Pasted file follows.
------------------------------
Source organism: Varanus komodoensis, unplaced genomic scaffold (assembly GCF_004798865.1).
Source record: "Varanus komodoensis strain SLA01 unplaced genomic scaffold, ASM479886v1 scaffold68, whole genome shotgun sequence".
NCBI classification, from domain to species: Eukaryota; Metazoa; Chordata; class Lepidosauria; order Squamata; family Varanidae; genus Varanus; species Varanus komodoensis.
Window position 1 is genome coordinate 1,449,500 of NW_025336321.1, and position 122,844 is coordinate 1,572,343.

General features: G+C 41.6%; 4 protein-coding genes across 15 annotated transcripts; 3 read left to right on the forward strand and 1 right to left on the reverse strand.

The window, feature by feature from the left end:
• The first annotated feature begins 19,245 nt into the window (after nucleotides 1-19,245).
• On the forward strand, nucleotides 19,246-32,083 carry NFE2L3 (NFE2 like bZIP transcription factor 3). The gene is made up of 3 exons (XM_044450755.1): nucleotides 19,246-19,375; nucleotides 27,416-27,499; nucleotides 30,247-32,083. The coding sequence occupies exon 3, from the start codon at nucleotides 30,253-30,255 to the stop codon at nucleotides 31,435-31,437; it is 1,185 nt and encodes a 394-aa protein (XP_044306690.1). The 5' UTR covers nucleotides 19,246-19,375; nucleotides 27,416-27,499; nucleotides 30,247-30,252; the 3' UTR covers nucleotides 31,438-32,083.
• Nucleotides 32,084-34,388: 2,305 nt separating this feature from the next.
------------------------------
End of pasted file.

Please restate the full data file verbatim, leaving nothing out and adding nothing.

Source organism: Varanus komodoensis, unplaced genomic scaffold (assembly GCF_004798865.1).
Source record: "Varanus komodoensis strain SLA01 unplaced genomic scaffold, ASM479886v1 scaffold68, whole genome shotgun sequence".
NCBI classification, from domain to species: Eukaryota; Metazoa; Chordata; class Lepidosauria; order Squamata; family Varanidae; genus Varanus; species Varanus komodoensis.
Window position 1 is genome coordinate 1,449,500 of NW_025336321.1, and position 122,844 is coordinate 1,572,343.

General features: G+C 41.6%; 4 protein-coding genes across 15 annotated transcripts; 3 read left to right on the forward strand and 1 right to left on the reverse strand.

The window, feature by feature from the left end:
• The first annotated feature begins 19,245 nt into the window (after nucleotides 1-19,245).
• On the forward strand, nucleotides 19,246-32,083 carry NFE2L3 (NFE2 like bZIP transcription factor 3). The gene is made up of 3 exons (XM_044450755.1): nucleotides 19,246-19,375; nucleotides 27,416-27,499; nucleotides 30,247-32,083. The coding sequence occupies exon 3, from the start codon at nucleotides 30,253-30,255 to the stop codon at nucleotides 31,435-31,437; it is 1,185 nt and encodes a 394-aa protein (XP_044306690.1). The 5' UTR covers nucleotides 19,246-19,375; nucleotides 27,416-27,499; nucleotides 30,247-30,252; the 3' UTR covers nucleotides 31,438-32,083.
• Nucleotides 32,084-34,388: 2,305 nt separating this feature from the next.